Australia’s Corporate Travel Management has managed to convert the recovery in global business trips into a small profit, after more than two years of tough trading conditions.
It was boosted in particular by winning large accounts off rival agencies, according to CEO Jamie Pherous, and three pandemic-era acquisitions, the most recent being 1000 Mile Travel Group, an all-share transaction worth $1.3 million carried out last month.
The Brisbane-headquartered agency reported a 2022 full-year profit of $41.4 million on an underlying earnings before interest, taxation, depreciation, and amortization (or EBITDA) basis. That’s for the 12 months up to June 30, 2022, and follows total transaction value of $3.51 billion — more than three times the $1.12 billion recorded in 2021. Revenue was $269.1 million.
In 2021 it made a loss of $5 million, on an EBITDA basis.
Speaking during an earnings call on Tuesday, Pherous said new clients were contributing to its results, with those clients having moved from its competitors, rather than previously having had unmanaged travel programs.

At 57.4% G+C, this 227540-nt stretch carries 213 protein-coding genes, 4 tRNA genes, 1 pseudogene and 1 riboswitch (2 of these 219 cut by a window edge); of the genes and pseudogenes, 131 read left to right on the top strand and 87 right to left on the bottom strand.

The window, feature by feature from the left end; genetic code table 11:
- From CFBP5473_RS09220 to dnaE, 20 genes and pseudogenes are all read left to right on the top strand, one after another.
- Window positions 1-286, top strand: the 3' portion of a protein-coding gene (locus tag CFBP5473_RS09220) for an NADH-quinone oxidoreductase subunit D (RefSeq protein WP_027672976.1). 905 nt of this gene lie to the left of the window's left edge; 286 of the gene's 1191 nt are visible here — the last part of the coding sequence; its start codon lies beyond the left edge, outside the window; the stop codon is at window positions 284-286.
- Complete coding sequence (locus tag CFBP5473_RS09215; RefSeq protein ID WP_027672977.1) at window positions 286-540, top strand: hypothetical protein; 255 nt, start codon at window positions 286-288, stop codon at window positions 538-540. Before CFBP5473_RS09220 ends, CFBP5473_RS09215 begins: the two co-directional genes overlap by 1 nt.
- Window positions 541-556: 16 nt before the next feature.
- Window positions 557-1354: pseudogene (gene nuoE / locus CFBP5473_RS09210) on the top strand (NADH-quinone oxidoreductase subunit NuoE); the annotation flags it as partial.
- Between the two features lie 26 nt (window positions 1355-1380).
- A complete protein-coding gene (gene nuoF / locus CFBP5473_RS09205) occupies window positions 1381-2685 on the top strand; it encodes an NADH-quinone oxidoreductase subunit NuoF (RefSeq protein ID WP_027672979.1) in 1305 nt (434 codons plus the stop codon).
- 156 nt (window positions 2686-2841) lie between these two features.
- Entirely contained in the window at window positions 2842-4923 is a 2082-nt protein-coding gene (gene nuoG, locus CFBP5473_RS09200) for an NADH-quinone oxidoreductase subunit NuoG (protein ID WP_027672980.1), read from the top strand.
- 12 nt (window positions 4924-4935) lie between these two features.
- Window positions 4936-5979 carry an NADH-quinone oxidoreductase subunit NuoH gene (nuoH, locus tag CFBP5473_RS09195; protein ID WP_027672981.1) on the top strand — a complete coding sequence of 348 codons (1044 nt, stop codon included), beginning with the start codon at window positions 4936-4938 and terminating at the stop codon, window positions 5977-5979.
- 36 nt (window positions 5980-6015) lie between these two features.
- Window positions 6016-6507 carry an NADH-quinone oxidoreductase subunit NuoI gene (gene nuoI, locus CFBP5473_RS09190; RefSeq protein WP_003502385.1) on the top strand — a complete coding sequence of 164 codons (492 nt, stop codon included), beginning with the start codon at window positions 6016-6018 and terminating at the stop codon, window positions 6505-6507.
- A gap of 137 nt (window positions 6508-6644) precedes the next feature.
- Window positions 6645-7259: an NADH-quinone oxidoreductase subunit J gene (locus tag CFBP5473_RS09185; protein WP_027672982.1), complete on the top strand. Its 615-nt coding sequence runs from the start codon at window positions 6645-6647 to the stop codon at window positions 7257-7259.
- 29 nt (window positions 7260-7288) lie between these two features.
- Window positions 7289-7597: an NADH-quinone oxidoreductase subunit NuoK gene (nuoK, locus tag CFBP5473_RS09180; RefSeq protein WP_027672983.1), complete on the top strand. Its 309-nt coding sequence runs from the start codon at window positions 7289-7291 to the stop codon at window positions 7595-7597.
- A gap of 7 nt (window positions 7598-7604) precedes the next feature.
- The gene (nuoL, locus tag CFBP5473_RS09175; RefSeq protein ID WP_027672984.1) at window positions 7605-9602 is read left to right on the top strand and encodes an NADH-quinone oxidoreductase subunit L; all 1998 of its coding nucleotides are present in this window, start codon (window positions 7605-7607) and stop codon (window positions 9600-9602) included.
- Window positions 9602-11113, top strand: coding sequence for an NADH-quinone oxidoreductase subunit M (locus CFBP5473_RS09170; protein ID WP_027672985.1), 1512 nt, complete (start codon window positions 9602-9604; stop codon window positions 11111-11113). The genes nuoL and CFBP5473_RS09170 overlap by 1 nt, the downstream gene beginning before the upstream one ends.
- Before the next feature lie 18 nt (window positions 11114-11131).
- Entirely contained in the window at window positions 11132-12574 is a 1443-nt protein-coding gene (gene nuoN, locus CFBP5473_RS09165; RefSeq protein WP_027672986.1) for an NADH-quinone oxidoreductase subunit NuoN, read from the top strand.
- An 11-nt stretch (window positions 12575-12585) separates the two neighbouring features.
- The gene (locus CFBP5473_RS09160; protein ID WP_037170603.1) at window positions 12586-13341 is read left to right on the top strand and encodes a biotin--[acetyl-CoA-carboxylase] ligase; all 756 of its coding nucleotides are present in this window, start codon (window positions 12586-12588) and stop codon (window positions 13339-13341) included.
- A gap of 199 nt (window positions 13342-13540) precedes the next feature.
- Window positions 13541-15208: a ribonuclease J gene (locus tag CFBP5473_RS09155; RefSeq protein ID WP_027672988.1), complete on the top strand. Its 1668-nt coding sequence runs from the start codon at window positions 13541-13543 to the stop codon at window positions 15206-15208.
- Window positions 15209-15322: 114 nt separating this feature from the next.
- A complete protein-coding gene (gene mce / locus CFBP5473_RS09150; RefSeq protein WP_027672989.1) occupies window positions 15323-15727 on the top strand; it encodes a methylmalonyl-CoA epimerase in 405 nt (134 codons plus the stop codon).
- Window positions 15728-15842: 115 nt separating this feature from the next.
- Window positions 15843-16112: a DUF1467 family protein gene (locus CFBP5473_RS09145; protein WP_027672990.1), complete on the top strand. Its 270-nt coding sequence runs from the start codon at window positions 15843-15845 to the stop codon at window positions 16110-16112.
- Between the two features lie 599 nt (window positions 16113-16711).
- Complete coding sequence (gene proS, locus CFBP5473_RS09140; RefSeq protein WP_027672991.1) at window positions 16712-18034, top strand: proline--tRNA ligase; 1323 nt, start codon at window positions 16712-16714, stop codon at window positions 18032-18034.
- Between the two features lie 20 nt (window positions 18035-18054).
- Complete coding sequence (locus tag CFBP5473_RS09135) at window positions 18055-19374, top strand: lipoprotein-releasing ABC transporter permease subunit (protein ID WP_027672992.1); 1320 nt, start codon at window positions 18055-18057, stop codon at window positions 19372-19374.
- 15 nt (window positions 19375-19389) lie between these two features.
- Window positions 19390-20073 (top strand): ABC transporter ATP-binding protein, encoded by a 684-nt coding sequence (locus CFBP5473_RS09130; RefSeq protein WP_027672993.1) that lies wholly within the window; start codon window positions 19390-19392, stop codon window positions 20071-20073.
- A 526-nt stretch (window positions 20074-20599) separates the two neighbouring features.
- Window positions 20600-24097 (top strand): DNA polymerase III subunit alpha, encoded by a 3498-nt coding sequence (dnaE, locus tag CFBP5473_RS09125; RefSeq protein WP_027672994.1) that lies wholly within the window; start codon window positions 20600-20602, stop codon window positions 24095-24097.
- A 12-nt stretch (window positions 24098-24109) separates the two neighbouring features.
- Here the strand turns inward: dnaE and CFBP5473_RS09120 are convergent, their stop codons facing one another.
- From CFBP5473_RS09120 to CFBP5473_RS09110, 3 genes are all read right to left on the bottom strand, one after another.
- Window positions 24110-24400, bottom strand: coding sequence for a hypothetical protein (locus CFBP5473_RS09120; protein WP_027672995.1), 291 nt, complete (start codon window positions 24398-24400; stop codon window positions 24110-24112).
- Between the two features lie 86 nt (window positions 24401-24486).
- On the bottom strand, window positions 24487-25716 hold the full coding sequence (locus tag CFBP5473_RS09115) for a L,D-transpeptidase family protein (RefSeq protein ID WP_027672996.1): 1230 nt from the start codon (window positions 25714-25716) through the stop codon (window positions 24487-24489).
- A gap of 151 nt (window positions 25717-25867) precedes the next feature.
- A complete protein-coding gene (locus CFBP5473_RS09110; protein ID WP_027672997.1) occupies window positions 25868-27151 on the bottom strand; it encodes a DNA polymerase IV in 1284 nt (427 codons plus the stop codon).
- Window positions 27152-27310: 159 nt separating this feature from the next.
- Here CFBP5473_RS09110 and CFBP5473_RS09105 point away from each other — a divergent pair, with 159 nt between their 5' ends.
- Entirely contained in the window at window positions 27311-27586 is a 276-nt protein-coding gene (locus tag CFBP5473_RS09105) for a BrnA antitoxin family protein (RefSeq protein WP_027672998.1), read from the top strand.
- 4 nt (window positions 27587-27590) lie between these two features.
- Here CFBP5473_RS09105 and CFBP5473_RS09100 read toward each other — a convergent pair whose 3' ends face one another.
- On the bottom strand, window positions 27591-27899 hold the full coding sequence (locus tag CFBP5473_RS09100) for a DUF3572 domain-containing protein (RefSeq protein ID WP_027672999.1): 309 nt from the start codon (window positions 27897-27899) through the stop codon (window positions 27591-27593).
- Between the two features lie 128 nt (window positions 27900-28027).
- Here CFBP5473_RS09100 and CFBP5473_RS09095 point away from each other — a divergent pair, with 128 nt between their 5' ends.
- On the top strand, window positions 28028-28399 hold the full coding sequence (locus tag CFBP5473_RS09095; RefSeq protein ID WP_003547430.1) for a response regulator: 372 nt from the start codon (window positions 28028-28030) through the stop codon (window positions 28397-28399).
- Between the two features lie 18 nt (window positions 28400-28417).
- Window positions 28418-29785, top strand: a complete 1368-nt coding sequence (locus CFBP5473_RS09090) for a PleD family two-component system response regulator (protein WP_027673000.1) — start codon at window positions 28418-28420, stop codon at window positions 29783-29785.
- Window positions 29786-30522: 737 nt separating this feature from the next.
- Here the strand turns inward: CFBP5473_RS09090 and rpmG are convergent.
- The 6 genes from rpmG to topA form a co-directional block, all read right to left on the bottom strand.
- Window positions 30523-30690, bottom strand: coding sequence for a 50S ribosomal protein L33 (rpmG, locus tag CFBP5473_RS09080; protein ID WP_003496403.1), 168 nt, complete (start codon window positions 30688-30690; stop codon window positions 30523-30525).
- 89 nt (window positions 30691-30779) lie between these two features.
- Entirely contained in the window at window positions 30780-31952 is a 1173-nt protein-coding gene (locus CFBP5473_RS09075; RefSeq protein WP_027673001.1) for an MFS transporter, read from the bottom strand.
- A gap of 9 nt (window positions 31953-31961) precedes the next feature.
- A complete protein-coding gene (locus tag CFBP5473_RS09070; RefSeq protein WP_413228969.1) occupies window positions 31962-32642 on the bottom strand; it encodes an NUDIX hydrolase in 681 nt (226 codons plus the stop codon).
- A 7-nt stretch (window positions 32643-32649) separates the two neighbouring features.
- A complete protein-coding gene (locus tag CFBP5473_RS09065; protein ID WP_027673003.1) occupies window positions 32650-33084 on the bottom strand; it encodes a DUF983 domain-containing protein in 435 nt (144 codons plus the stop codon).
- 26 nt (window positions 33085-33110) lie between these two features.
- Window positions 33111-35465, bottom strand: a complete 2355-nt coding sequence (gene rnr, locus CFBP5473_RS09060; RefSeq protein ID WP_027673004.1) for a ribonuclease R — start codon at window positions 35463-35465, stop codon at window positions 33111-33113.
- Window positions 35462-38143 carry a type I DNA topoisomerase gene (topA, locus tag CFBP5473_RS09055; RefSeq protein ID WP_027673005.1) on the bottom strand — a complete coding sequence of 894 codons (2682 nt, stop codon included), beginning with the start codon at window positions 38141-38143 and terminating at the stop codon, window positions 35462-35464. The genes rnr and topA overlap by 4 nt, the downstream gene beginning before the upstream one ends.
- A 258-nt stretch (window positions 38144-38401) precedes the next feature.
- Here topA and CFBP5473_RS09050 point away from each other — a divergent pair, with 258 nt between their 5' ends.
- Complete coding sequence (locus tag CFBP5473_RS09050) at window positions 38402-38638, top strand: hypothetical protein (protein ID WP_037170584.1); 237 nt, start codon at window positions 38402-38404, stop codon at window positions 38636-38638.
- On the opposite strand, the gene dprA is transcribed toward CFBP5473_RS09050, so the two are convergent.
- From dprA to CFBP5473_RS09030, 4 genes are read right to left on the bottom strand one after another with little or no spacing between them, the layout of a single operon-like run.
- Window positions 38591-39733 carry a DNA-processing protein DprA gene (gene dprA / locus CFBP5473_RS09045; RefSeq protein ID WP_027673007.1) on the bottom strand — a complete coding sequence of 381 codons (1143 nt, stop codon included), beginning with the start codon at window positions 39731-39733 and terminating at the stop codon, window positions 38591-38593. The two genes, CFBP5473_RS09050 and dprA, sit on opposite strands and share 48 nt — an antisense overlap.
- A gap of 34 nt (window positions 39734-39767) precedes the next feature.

“We’re winning a lot of business and most of it’s off peers,” he said. “A lot of peers are in difficult positions and can’t reinvest in technology or people at the moment.”
In its 2022 first half, which covers the six months to Dec. 31, 2021, it won $3.27 billion of new corporate business. That amount equates to how much those companies spent on travel during 2019.
“We’re one of the very few (agencies) that can demonstrate we can convert recovering activity into revenue and profit before tax,” he added.
The CTM boss also played down any concerns over staffing levels. It recruited 950 employees in the 12 months, and more than doubled staff in its recently acquired Helloworld division from 125 to 285 people.
Pherous also said that CTM had an “out of the box” recruitment strategy.
“We’re finding people from outside the industry, and put them through our academy. Our senior executives talk about their youth and exuberance,” he said. “We’re nearly at the resources we need. We think it’s critical, we’re not in that race to barter and bargain for staff.”